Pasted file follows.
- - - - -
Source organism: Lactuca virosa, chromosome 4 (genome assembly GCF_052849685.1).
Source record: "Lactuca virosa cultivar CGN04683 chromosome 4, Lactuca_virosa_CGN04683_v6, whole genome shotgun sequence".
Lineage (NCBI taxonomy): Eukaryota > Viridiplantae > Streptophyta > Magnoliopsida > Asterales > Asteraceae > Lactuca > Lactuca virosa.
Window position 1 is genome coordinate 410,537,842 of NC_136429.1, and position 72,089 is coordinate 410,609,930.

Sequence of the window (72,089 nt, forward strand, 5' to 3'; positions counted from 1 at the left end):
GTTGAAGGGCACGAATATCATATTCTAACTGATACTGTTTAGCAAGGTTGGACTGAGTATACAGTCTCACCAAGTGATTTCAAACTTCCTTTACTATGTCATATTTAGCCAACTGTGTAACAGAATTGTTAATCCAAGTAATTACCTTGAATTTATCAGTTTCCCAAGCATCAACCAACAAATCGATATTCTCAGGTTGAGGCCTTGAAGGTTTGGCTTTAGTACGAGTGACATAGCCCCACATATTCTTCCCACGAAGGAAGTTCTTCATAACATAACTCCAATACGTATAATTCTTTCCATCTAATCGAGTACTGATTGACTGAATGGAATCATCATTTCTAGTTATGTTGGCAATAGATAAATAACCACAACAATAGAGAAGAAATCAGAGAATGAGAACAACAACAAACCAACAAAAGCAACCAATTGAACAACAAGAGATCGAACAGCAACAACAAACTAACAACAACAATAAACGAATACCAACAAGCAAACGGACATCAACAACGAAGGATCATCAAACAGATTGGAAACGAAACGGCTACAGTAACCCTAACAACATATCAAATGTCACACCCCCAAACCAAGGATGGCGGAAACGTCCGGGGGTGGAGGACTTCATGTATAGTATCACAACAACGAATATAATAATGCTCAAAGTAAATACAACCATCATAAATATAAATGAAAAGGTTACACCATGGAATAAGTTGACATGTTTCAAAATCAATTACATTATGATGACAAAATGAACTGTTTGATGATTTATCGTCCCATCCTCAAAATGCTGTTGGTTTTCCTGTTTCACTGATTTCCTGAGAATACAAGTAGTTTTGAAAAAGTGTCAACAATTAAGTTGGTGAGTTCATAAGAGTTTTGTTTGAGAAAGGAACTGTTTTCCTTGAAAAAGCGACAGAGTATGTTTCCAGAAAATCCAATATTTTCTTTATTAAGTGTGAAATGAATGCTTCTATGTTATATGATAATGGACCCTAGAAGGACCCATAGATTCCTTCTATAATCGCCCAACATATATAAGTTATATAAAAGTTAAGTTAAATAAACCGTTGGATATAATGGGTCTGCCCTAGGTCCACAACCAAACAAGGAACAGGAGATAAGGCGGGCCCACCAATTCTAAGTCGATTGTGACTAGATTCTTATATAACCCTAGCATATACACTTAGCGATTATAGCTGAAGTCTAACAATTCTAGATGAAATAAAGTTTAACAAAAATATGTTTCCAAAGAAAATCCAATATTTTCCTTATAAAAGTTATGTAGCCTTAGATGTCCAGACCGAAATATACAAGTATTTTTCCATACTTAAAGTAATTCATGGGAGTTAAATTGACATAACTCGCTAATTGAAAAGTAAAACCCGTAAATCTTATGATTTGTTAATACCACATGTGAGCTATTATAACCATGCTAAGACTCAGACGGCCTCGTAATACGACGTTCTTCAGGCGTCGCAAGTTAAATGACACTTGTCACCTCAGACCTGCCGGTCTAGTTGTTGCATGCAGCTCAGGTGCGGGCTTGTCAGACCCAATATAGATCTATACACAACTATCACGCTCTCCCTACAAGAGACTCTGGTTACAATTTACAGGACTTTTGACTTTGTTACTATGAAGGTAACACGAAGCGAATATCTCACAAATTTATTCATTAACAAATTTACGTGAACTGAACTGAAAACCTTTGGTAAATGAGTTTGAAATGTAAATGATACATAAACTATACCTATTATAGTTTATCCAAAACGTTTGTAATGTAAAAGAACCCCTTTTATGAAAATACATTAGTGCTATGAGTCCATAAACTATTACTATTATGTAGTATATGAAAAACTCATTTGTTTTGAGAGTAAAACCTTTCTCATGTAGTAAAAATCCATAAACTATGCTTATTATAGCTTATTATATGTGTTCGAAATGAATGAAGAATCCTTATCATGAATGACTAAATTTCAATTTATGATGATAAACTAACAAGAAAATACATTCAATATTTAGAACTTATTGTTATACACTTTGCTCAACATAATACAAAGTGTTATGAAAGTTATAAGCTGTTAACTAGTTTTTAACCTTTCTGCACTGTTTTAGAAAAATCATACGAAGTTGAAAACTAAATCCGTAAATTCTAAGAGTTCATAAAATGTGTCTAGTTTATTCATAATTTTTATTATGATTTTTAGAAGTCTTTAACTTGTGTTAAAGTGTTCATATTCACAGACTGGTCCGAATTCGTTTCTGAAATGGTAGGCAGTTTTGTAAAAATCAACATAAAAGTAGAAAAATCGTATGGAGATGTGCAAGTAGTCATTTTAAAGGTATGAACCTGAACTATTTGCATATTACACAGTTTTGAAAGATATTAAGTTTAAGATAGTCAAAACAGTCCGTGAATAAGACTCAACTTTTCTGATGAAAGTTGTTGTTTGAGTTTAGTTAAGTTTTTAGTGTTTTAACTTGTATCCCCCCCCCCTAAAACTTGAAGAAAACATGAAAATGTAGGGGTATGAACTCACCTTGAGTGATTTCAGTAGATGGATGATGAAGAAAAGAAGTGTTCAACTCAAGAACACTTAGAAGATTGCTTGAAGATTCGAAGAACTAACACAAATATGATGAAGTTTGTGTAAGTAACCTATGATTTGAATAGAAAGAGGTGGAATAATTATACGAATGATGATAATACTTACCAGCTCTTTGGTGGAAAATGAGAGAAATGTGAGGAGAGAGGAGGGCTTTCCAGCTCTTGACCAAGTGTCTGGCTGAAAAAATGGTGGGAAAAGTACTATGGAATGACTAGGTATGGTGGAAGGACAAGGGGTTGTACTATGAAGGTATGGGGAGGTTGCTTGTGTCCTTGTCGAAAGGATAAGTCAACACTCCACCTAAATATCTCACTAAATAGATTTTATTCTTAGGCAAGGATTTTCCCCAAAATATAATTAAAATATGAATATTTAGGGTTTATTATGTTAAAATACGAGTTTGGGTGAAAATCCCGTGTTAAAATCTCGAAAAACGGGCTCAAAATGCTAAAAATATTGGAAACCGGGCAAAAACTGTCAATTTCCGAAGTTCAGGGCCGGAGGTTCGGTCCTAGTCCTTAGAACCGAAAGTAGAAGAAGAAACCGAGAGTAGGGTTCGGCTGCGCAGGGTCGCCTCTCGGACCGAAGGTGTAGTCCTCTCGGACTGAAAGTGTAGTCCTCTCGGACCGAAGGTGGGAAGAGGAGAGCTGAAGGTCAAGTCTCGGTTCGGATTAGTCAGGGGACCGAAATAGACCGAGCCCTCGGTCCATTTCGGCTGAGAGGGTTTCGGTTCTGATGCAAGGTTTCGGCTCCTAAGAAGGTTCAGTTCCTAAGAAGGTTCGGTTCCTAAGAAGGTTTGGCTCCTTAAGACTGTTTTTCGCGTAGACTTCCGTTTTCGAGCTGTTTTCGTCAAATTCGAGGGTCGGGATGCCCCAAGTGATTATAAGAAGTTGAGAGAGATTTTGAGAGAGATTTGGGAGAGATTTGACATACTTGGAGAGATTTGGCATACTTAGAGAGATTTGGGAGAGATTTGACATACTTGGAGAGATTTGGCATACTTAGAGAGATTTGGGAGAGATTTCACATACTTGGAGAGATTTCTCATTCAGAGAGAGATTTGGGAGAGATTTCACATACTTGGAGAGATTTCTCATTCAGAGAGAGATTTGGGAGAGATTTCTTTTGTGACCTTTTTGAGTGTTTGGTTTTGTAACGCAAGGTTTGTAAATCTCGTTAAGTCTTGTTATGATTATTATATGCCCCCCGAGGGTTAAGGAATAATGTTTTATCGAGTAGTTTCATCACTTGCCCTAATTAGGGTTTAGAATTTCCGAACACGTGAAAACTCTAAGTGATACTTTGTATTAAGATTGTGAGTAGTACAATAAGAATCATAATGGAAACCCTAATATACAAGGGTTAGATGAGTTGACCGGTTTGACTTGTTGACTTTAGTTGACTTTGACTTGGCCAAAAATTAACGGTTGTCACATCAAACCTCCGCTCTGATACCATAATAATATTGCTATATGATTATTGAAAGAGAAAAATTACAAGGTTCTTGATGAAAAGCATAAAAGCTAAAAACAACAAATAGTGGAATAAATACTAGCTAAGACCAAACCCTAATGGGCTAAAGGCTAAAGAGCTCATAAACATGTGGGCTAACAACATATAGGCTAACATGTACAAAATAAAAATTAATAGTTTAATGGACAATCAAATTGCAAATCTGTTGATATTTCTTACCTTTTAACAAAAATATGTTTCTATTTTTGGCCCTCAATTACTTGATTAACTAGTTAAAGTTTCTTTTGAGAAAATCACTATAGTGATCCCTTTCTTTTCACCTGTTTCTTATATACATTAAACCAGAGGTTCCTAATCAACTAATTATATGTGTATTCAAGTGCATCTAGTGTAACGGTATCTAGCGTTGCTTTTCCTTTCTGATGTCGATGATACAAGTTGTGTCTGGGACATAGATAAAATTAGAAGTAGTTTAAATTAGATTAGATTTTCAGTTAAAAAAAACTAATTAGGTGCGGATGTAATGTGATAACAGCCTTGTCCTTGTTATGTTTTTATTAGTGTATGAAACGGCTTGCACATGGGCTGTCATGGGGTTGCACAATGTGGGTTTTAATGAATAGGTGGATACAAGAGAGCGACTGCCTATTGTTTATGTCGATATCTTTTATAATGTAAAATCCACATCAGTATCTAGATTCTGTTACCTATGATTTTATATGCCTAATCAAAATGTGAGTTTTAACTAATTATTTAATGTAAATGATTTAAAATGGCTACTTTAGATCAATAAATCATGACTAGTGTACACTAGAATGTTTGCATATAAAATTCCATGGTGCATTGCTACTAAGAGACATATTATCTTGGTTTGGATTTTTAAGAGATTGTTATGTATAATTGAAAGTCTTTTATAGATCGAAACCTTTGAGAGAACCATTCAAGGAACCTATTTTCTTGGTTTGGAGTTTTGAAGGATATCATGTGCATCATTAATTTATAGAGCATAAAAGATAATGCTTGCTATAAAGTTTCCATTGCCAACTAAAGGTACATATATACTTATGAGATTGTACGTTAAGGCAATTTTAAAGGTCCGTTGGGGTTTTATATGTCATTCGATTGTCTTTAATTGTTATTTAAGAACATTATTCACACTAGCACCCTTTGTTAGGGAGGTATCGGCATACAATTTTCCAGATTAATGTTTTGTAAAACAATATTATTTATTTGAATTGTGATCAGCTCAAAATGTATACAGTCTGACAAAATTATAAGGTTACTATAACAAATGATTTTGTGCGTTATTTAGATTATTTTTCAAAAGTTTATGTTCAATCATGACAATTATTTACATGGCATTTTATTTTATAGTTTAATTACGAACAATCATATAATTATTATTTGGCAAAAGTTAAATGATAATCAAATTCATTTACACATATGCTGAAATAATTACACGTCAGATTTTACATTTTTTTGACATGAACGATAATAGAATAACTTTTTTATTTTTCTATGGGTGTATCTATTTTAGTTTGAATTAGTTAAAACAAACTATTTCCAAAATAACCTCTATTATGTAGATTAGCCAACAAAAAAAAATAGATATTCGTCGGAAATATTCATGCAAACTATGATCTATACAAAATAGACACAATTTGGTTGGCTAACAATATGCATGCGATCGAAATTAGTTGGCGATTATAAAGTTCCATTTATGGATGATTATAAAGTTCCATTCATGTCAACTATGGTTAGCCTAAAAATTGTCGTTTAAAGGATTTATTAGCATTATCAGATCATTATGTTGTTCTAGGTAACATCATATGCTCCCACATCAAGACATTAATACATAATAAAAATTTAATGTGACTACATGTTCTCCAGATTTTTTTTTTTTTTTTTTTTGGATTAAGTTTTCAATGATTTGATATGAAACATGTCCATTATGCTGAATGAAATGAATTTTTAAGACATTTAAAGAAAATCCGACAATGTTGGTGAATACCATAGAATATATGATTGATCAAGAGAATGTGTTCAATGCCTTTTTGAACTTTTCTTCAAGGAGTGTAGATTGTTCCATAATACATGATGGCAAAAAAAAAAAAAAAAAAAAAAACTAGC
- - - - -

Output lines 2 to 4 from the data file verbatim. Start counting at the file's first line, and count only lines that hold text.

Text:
Source record: "Lactuca virosa cultivar CGN04683 chromosome 4, Lactuca_virosa_CGN04683_v6, whole genome shotgun sequence".
Lineage (NCBI taxonomy): Eukaryota > Viridiplantae > Streptophyta > Magnoliopsida > Asterales > Asteraceae > Lactuca > Lactuca virosa.
Window position 1 is genome coordinate 410,537,842 of NC_136429.1, and position 72,089 is coordinate 410,609,930.